'Republicans have moved much further right'

Ronald Reagan once said, “I didn’t leave the Democratic Party.  It left me.”  Since Reagan’s time, the Democratic Party has become increasingly radical on defense, government spending, environmental policy, and social issues.  An anti-Communist hawk like JFK would have no place in today’s Democratic party.

William A. Galston thinks otherwise in his Wall Street Journal piece, “Americans Are as Polarized as Washington.”  Galston asserts, regarding polarized Washington: “In Congress, the answer is clear: While Democrats have moved toward the left, Republicans have moved much further right.”  He offers no further explanation or documentation; apparently years of repetition by the New York Times has turned opinion into fact.

As for the polarized Americans, Galston draws a similar conclusion from a “welter of statistics” from Gallup polls, based on voter self-identification:

On the role of government, Republicans have moved much further right than Democrats have to the left. It is hard to overstate the intensity of Republican sentiment on this issue. Between 1972 and 2012, the share of Republicans who regard themselves as very conservative on taxes and using government to promote jobs and social services soared to 38% from 9%, and the share of economic conservatives overall rose to 80% from 48%.

It is true that in these decades, conservative principles were clearly articulated by Ronald Reagan, William F. Buckley, Rush Limbaugh, and the many voices on talk radio and in the conservative press.  Before the upheavals of the 1960s, people who believed in the principles of the Founders regarded themselves as patriotic Americans, not necessarily as conservatives.

Mr. Galston chooses to ignore that political descriptors like "liberal," "moderate," and "conservative" are relative to the prevailing political climate.  “The role of government” has not remained static over the last century.  Government spending has increased inexorably, with three expansionist waves pushing up the baseline: the New Deal, the Great Society, and Obama’s socialized medicine and massive deficit spending.  Federal spending from 1901 to 1916 averaged 2.4% of GDP, with a low in 1916 of 2.1%.  The recent high in 2009, bumped up by bailouts, was 24.4%, dipping to 21.4% in 2014.  (All figures from AT contributor Christopher Chantrill’s excellent usgovernmentspending.com.)  In sum, the federal government has expanded more than tenfold since Woodrow Wilson was president.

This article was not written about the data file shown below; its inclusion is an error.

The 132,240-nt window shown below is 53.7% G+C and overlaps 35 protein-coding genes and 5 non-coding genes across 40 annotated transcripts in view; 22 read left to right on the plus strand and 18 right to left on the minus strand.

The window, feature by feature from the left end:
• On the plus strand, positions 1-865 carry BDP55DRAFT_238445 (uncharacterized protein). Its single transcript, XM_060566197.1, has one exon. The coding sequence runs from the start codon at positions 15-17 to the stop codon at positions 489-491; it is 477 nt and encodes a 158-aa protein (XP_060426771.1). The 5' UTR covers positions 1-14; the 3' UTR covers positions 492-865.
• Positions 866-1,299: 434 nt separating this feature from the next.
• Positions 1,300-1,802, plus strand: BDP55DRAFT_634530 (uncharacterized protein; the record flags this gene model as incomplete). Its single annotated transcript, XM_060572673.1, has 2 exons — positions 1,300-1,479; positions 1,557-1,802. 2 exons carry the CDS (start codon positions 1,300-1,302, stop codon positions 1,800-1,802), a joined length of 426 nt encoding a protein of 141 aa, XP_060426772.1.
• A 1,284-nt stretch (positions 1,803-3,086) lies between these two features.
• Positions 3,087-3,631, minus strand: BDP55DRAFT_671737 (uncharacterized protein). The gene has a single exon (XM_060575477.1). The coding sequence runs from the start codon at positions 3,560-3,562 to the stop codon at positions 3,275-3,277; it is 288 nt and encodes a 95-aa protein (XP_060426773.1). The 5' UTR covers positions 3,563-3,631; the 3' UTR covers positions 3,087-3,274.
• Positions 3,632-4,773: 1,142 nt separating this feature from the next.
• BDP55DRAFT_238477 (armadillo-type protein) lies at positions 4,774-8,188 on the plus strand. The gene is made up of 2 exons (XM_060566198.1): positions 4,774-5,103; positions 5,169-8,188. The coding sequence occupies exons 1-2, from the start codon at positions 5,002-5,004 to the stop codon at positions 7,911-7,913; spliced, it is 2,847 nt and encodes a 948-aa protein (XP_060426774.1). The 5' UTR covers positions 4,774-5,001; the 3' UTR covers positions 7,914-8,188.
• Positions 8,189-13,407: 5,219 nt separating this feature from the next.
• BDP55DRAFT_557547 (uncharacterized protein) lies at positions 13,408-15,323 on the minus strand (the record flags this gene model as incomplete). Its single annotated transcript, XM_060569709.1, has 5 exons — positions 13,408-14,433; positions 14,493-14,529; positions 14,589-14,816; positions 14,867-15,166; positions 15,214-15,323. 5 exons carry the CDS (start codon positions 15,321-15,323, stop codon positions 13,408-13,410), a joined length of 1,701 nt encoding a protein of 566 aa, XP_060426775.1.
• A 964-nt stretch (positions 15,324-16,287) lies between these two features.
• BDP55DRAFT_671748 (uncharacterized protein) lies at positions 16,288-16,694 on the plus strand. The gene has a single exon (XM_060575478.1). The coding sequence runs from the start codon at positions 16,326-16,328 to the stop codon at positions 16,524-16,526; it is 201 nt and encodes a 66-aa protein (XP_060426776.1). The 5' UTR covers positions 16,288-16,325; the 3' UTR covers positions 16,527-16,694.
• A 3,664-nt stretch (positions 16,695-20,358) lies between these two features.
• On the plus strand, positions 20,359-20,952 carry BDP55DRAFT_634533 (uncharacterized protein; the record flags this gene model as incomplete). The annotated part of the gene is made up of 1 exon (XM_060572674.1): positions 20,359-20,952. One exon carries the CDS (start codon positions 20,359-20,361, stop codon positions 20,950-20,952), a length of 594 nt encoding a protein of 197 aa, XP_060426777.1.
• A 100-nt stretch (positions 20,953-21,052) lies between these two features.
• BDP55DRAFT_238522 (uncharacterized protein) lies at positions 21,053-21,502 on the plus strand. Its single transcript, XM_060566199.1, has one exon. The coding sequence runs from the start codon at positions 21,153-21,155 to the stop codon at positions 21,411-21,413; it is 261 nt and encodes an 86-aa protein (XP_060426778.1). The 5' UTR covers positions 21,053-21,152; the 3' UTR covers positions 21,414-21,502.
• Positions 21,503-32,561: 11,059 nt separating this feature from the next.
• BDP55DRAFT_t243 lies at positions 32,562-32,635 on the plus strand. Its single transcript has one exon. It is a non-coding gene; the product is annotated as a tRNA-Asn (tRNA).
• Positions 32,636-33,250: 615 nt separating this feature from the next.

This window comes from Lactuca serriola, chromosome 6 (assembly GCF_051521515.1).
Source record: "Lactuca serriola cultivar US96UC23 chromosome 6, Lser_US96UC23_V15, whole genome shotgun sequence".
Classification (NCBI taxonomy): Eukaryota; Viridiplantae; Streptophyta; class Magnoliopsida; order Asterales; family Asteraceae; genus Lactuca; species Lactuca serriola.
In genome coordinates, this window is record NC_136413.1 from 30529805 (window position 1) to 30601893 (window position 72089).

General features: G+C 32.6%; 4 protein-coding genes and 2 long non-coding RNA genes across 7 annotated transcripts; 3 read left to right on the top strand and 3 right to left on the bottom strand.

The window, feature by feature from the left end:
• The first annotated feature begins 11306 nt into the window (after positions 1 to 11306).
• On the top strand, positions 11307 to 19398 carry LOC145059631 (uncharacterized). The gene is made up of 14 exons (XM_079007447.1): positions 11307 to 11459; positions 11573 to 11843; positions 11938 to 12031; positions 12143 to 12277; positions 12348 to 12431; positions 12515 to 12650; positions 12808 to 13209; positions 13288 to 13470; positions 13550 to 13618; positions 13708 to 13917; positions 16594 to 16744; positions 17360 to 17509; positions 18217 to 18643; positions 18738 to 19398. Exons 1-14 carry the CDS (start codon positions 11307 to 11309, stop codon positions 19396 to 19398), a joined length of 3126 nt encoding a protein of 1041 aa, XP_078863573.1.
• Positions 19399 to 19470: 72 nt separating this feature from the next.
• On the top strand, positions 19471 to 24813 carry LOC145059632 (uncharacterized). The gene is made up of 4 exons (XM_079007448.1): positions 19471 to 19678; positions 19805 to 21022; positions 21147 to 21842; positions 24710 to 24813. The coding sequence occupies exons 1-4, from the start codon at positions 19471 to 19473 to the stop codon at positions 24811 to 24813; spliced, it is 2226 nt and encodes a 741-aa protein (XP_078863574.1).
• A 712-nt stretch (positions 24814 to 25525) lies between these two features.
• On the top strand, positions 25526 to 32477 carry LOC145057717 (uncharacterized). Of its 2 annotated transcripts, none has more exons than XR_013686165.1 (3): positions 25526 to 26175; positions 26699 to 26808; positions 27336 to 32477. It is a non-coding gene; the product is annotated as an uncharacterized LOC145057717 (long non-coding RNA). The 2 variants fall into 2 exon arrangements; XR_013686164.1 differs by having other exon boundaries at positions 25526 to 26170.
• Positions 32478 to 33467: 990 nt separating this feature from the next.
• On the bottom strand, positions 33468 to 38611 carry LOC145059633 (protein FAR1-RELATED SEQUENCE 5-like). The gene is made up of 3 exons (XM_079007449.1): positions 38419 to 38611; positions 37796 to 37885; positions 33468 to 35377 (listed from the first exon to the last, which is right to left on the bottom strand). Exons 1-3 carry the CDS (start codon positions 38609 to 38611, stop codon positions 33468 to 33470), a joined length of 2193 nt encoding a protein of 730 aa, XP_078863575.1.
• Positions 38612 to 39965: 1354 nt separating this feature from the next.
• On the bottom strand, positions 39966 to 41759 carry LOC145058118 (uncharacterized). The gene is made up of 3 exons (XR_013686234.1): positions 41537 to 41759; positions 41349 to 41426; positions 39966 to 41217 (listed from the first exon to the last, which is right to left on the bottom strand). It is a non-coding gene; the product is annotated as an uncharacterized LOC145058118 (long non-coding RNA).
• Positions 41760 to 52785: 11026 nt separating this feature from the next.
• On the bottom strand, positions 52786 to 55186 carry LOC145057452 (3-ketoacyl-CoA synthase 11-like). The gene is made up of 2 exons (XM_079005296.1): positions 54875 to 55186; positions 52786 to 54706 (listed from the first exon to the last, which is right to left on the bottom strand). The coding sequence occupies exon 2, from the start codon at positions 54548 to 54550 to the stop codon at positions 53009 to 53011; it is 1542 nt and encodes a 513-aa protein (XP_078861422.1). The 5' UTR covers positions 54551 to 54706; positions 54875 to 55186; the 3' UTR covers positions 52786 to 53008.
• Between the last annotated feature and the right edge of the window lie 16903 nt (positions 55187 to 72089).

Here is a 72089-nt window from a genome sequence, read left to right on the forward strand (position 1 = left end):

Total federal, state, and local government spending has risen from 6.9% in 1900 to 41.4% in 2009, dropping back to 36% in 2014.  Advocating in 1900 that government spend 10% of GDP would have been a liberal big-government position, while this same policy in 2014 would put you on the extreme right.

The evidence that more Republicans identify as “conservative” or even “very conservative,” therefore, does not mean that the GOP has become an extremist fringe party (if only!).  The Tea Party arose not because a lot of people suddenly adopted extremist ideas (no doubt brainwashed by talk radio?); it was a reaction to the massive spending by George W. Bush and Barack Obama.  On the other side, those on the far left during the Reagan years might be comfortable calling themselves moderates today, since they identify with the president of the United States and the majority of the Senate.

Galston concludes with a tired plea to end gridlock: “The U.S. government has become dysfunctional, and there is a shared responsibility to fix it. Leaders must behave differently.”  It seems so very reasonable to ask both sides – especially those loony extremist Republicans – to move to the center.  Unfortunately, it’s a losing game for conservatives when the center is continually redefined leftward.